There is a huge demand for accountants who understand the specific needs of small businesses, and who have the ability to work quickly and accurately to achieve strict deadlines in a high pressure environment. I feel that I have all of these attributes, along with being commercially astute and having proven problem solving skills. All my academic experience to date, coupled with my work experience has helped me to become an excellent communicator who is able to plan and prioritise a busy and varied academic workload. I feel I am equipped with the ability to drive strong dialogue across all levels and have the confidence to present my views on an internal and external basis.
At college, where I achieved straight A’s in three A’ levels, there were some extremely talented people on the course. By associating with these students and learning from my tutors I received a well-rounded introduction to the numerous aspects of accountancy and related subjects. My academic experience at college, where I excelled, confirmed to me that I had made the right choice to look at this subject as a possible career, and it only increased my drive to become fully qualified in accounts.
Recently I have held down a temporary job at an accountancy firm which provided me with in-depth knowledge that in the future can be directly applied to a career within finance or other business-related working environments. I was part of a small and very busy finance team, dealing with a range of accountancy related activities, such as; accounts preparation for SME’s, Partnerships and Ltd companies. I was also involved in projects that serviced company profit and loss accounts by reviewing income streams and compliance with service level agreements. Reporting directly to the Finance Manager of the company, I was responsible for key areas of activity, including; coding of invoices, balance sheet reconciliations, analysing costs and producing associated commentary, and also internal invoice recharging. I came away from this experience with a strong combination of technical accounting ability, commercial awareness, team leadership skills and empathy for an environment in which customer service is paramount.
Having the right temperament is vital to being an effective accountant, and I am glad to say that I am both analytical and patient when it comes to problem solving. It can be very frustrating at times when you cannot reconcile numbers, and the last thing you want to do is loose it mentally.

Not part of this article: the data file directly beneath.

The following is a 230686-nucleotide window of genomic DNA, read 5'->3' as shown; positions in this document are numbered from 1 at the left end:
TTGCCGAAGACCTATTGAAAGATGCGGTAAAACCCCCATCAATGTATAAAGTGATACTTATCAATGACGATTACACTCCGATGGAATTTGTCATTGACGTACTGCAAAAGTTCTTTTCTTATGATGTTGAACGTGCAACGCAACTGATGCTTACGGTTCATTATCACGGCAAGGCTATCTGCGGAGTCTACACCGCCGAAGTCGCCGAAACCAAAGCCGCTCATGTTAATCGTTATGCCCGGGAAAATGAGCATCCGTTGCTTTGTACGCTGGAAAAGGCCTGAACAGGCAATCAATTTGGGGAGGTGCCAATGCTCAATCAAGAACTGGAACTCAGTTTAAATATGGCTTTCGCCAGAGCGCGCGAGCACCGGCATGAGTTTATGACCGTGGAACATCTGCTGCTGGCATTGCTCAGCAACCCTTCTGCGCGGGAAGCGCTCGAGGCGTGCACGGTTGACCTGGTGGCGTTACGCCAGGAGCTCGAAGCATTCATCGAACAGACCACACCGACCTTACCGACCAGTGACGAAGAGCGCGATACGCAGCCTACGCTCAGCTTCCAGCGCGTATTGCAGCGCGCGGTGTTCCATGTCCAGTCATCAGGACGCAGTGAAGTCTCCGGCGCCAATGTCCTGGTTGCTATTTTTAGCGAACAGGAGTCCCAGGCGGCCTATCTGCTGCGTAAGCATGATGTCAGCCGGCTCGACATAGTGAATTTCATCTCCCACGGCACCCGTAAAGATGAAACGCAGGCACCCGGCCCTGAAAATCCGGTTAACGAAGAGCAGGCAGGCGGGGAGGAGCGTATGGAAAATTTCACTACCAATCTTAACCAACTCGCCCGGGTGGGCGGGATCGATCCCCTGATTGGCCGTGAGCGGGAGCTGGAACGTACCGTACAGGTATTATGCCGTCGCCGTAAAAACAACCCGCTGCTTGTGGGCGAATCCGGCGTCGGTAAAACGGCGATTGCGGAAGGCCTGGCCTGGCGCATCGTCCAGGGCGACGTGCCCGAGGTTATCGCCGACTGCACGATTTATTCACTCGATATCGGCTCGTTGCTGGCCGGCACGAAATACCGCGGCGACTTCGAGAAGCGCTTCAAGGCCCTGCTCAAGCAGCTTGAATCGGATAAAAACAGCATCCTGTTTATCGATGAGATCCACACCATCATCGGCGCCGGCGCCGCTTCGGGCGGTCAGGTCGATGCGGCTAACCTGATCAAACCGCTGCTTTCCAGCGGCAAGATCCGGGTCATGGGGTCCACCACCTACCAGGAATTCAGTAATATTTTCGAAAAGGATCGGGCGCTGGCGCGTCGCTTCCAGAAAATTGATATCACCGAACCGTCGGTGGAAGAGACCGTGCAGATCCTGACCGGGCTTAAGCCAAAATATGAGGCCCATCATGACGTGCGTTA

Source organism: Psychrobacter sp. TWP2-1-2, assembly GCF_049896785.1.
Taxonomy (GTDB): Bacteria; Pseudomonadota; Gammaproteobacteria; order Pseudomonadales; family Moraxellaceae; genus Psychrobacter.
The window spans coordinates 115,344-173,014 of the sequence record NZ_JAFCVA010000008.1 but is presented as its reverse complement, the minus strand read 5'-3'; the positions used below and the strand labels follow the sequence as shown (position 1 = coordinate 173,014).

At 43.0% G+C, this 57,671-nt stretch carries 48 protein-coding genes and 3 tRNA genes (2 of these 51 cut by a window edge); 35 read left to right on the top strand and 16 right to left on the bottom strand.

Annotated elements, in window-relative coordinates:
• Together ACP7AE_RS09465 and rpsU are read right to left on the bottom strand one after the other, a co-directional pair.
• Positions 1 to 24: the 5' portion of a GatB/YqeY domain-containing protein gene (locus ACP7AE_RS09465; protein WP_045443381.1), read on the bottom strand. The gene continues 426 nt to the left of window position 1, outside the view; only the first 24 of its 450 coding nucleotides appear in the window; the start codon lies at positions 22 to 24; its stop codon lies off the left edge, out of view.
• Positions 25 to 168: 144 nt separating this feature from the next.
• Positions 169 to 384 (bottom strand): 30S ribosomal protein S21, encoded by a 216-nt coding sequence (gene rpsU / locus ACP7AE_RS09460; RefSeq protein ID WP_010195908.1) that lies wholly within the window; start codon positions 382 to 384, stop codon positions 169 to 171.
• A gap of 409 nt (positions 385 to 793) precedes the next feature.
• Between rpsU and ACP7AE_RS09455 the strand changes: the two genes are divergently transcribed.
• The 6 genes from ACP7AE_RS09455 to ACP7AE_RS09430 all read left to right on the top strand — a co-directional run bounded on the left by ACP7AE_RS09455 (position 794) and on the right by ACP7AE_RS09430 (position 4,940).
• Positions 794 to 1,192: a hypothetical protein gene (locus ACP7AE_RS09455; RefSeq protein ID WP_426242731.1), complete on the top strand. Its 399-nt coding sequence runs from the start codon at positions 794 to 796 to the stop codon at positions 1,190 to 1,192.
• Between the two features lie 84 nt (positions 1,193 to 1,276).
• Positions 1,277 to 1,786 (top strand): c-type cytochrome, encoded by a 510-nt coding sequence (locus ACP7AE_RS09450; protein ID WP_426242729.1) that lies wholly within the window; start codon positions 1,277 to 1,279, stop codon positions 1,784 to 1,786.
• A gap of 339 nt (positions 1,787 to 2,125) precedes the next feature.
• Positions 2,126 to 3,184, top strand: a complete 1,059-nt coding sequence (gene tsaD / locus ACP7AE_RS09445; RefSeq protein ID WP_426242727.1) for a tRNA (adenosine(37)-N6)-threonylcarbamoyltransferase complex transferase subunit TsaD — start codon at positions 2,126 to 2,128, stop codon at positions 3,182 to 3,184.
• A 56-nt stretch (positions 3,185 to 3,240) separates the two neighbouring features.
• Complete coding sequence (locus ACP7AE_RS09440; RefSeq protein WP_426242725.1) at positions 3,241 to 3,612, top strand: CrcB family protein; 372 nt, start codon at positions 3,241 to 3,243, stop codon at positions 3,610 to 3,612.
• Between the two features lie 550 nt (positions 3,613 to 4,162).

After looking at all my options I have decided to continue my studies at your institution. The level of teaching and reputation of your university is well known and after meeting the lecturers and current students, it stood out even more from the rest. It's in a great location, everything is so close, and it appears very student orientated. If accepted on your course I also want to assure you that not only will I be a model student, but I will also work tirelessly to sustain and enhance your institutions mission statement, and support and promote its vision."
Accounting personal statement example 3
"Accountancy has traditionally been a detail-oriented profession, and although that is still important, modern accountants require a much broader set of abilities. They need highly developed analytical skills, along with the ability to effectively and clearly communicate financial information to a broad audience. In a nutshell I believe that I have all of these abilities as well as the IT skills, patience, painstaking eye for detail, and great diligence required to become an effective accountant.
If you hate it, you’ll be bad at it, if you love it you’ll be good at it. With this in mind I can say with sincerity that I have a real passion for accountancy, the thing that really excites me about it, is that you will not only be dispensing technical advice but you will also be helping clients with their businesses in a real way, making them more cost effective and hopefully more profitable. Practising accounting not only helps you to understand the basics of how businesses work, it also gets you closer to the people who actually run them. Building up these contacts can help accountants move into areas of management later on in life.